Until recently, the idea that dogs can smell fear was only a theory, but a study called “Interspecies transmission of emotional information via chemosignals: from humans to dogs” actually proves that dogs (or at least Golden Retrievers and Labrador Retrievers) can smell human emotions and respond accordingly.

When a person gets scared, their sweat glands will start secreting moisture, especially in the armpits. This sweat contains chemical signals that dogs can pick up on.

Can Dogs Smell the Difference Between Fear and Happiness?

Researchers correctly postulated that dogs would respond differently to human odors that were emitted under different emotional states—namely, fear and happiness.

In the study, dogs were exposed to three stimuli—their owner, a stranger (the control) and an odor dispenser. Dogs were assigned to different odor conditions randomly.

They collected odors from humans in three different emotional states: fearful, happy and neutral (no sweat). The odors were collected from the armpits of random male donors who were not otherwise involved in the experiment procedures.

The dogs were then observed for responses, including behaviors directed at the three targets, stress behaviors and heart rate. Researchers found that when the dogs were exposed to “happy odors,” they interacted more with the stranger and had lower heart rates.

In contrast, when the dogs were exposed to the “fear odor,” they displayed more stress behaviors and had higher heart rates associated with the fight, flight or freeze response—a bodily response of the autonomic nervous system that is essential for adaptation and survival.

The dogs also sought more reassurance from their owners and interacted with the stranger less than the dogs that were exposed to the “happy odor.”

Researchers concluded that chemosignals—odors that we emit in response to our emotional state—communicate across species to dogs. So, if we are scared, they can smell it and get scared, too.

What Your Dog’s Senses Can Tell You About Your Own Emotions

Dogs can help us recognize our own emotional states. Many people who have chronic anxiety may not even be aware that they are walking around in fight, flight or freeze mode.

A dog that’s in tune with how you exhibit stress or fear can help signal the onset of these emotions and help you better work through feelings of anxiety.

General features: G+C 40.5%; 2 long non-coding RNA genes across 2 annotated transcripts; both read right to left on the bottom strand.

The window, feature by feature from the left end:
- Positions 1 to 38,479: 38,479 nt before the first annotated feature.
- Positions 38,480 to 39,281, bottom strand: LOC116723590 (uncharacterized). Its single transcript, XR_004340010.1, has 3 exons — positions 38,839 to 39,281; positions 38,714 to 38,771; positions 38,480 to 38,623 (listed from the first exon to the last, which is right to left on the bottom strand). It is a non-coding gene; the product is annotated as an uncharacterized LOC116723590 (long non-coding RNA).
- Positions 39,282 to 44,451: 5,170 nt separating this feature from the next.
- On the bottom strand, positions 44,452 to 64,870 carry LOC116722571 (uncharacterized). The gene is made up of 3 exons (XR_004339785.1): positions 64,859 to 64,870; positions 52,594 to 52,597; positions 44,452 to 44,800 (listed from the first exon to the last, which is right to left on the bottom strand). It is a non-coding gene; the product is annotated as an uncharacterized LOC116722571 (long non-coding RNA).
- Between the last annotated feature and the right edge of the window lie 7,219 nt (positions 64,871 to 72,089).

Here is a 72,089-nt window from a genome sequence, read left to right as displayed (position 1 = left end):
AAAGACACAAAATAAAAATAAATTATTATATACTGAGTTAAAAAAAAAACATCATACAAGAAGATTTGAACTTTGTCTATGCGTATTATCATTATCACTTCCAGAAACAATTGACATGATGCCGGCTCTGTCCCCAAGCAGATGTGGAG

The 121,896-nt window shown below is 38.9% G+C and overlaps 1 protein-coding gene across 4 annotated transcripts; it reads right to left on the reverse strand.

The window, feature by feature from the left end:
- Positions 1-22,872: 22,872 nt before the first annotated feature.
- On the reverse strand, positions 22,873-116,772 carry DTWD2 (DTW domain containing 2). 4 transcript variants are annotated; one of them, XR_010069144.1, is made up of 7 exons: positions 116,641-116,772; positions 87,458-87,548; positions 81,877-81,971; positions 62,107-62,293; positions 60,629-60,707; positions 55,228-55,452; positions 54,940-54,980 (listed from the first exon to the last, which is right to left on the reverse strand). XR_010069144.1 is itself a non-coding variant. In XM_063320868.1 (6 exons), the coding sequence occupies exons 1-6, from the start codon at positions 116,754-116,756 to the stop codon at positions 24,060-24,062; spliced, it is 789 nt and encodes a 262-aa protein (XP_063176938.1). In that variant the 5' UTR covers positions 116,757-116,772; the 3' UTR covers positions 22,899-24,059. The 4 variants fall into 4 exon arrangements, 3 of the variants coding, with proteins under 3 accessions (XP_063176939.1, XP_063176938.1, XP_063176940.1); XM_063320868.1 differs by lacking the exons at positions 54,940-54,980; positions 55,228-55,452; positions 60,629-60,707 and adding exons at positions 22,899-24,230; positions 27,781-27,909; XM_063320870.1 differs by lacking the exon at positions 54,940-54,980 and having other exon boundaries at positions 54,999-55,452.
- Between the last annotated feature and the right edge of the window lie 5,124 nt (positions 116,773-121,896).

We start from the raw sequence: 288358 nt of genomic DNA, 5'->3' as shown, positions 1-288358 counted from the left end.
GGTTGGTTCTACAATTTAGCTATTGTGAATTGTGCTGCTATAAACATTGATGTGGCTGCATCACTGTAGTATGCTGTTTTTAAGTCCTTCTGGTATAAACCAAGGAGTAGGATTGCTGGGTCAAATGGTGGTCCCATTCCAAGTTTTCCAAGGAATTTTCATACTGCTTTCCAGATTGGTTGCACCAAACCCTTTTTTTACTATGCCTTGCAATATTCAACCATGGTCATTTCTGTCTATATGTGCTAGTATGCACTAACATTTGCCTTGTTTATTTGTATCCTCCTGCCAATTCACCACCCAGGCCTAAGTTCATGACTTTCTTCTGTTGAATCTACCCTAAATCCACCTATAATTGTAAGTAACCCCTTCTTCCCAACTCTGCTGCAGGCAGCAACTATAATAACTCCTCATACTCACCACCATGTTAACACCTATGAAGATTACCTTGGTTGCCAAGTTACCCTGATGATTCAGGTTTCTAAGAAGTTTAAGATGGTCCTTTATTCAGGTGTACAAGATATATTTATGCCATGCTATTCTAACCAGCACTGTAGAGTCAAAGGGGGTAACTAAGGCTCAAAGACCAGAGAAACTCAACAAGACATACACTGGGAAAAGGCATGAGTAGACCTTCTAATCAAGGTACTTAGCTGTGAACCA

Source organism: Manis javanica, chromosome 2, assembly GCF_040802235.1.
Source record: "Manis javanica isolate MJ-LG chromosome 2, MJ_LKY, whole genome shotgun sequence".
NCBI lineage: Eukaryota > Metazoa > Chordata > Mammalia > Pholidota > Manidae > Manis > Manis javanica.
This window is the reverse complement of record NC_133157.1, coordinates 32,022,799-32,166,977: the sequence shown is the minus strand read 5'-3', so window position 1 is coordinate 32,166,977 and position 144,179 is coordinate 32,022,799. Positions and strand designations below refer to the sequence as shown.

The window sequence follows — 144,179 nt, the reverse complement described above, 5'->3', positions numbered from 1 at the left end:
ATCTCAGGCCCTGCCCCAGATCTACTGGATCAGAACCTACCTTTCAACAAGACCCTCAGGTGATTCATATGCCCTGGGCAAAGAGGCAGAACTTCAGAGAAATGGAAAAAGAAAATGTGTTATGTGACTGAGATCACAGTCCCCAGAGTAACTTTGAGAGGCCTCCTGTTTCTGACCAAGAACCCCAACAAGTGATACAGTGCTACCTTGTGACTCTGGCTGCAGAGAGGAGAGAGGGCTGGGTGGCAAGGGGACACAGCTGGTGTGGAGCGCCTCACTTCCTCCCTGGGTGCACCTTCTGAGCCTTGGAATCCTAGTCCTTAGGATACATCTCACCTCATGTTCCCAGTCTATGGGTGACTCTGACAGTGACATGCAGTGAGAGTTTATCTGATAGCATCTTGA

It’s also important to acknowledge that dogs can feed off of your energy. So, try to temper your mindset throughout tense situations—say, like at your next vet visit—to help keep your pet more at ease.

Your mental health and that of your pet are both important. If you take note of how your dog is behaving, you might learn more about your own mood and mental state than expected.

By: Dr. Sarah Wooten

Featured Image: Roasario Venturini Autieri

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Can Dogs Smell Fear? (What Science Tells Us)

dog scared hiding under bed blanket

If you’ve noticed that your dog becomes clingy and attentive to you when you’re afraid, you’re not imagining it. It’s the same “sixth sense” that causes dogs to behave differently around people who are afraid of them. We know that dogs have an amazing sense of smell, but can they actually smell fear?

The short answer is yes, there’s scientific evidence that dogs can smell fear. Keep reading to learn how this works!

divider-dog paw

Can Dogs Smell Fear? What the Science Says

scared dog hiding in grass

There is, in fact, scientific evidence that proves that dogs can smell fear. Dogs have smell superpowers that give them the ability to detect human emotional states by their scent. You can’t hide your fear from dogs, and they know if you’re faking it!

A study conducted in 2017 called “Interspecies transmission of emotional information via chemosignals: from humans to dogs” proved that dogs could smell human emotions and respond accordingly.

When a human feels scared, they emit moisture from their sweat glands. Sweat contains a variety of different chemicals that dogs can smell.


What Emotions Can Dogs Smell?

Scared dog lying on the floor

Dogs respond differently to humans in different emotional states, primarily fear and happiness. Dogs that are exposed to “happy smells” have lower heart rates and higher levels of interaction.

When dogs are exposed to a fearful human, they exhibit stress behaviors, like higher heart rates and freeze responses. They also seek more reassurance from their owners than dogs who are exposed to happy odors.

Researchers believe that the emotional states that we emit to our dogs directly communicate across species. So, if we’re scared, our dogs become scared too.

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How Powerful Is a Dog’s Nose?

Dogs have as many as 300 million olfactory receptors in their noses, compared to only 6 million found in a human nose. On top of this, the portion of a dog’s brain devoted to smell is 40 times greater than ours.

Dogs can smell substances at a concentration of one part per trillion, the equivalent of one drop of liquid in an Olympic-sized swimming pool. With the right training, dogs are capable of sniffing out bombs and drugs, tracking missing people, finding dead bodies, and even detecting disease. Cancer, diabetes, tuberculosis, and malaria are all able to be sniffed out by dogs, even without the human exhibiting symptoms.


How Your Dog’s Senses Can Help You Manage Your Emotions

Dogs are fantastic at helping us recognize our emotional states. Chronic anxiety, for example, can lead to walking around in a constant “fight or flight” state. It creates an over-activated nervous system, increased heart and respiratory rates, and an overall state of stress in the body.

The fact that dogs are so in tune with this can be helpful in recognizing the onset of strong emotional states and cue us to work through our feelings. This awareness can also help our dogs. Since they feed off our emotions, changing our mindset during intense situations (like vet visits) can help our dogs feel more relaxed.

It’s important for both humans and dogs to maintain mental health, and the two may be connected more than we think.

Featured Image Credit: Aleksey Boyko, Shutterstock

Chelsie is a freelance writer who is passionate about helping owners and pets live their best lives. She resides in rural Alberta, Canada with her husband and two sons, and is currently a pet parent to four horses, four cats, and a border collie.